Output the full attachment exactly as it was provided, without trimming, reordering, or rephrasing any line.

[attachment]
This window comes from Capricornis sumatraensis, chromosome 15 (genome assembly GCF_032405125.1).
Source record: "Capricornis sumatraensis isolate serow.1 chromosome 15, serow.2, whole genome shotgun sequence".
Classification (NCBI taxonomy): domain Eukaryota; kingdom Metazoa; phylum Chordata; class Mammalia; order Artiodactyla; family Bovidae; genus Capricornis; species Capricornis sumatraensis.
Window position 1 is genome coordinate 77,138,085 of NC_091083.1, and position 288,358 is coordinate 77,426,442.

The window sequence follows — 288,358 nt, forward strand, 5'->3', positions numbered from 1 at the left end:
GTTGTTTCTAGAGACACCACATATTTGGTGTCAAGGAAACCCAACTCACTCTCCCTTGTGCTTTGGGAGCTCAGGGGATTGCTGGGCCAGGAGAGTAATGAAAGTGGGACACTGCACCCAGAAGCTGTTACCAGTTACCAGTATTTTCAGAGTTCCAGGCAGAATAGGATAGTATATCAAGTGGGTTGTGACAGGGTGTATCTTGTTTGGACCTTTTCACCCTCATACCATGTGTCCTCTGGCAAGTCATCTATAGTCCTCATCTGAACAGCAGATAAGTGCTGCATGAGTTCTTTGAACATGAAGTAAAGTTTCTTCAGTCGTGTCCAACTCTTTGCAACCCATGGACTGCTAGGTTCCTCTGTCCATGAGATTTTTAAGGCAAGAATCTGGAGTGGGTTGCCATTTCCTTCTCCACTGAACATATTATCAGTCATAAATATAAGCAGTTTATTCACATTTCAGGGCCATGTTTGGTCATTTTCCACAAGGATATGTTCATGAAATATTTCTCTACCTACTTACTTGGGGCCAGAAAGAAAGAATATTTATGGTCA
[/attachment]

This window comes from Capricornis sumatraensis, chromosome 15 (genome assembly GCF_032405125.1).
Source record: "Capricornis sumatraensis isolate serow.1 chromosome 15, serow.2, whole genome shotgun sequence".
Classification (NCBI taxonomy): domain Eukaryota; kingdom Metazoa; phylum Chordata; class Mammalia; order Artiodactyla; family Bovidae; genus Capricornis; species Capricornis sumatraensis.
Window position 1 is genome coordinate 77,138,085 of NC_091083.1, and position 288,358 is coordinate 77,426,442.

The window sequence follows — 288,358 nt, forward strand, 5'->3', positions numbered from 1 at the left end:
GTTGTTTCTAGAGACACCACATATTTGGTGTCAAGGAAACCCAACTCACTCTCCCTTGTGCTTTGGGAGCTCAGGGGATTGCTGGGCCAGGAGAGTAATGAAAGTGGGACACTGCACCCAGAAGCTGTTACCAGTTACCAGTATTTTCAGAGTTCCAGGCAGAATAGGATAGTATATCAAGTGGGTTGTGACAGGGTGTATCTTGTTTGGACCTTTTCACCCTCATACCATGTGTCCTCTGGCAAGTCATCTATAGTCCTCATCTGAACAGCAGATAAGTGCTGCATGAGTTCTTTGAACATGAAGTAAAGTTTCTTCAGTCGTGTCCAACTCTTTGCAACCCATGGACTGCTAGGTTCCTCTGTCCATGAGATTTTTAAGGCAAGAATCTGGAGTGGGTTGCCATTTCCTTCTCCACTGAACATATTATCAGTCATAAATATAAGCAGTTTATTCACATTTCAGGGCCATGTTTGGTCATTTTCCACAAGGATATGTTCATGAAATATTTCTCTACCTACTTACTTGGGGCCAGAAAGAAAGAATATTTATGGTCA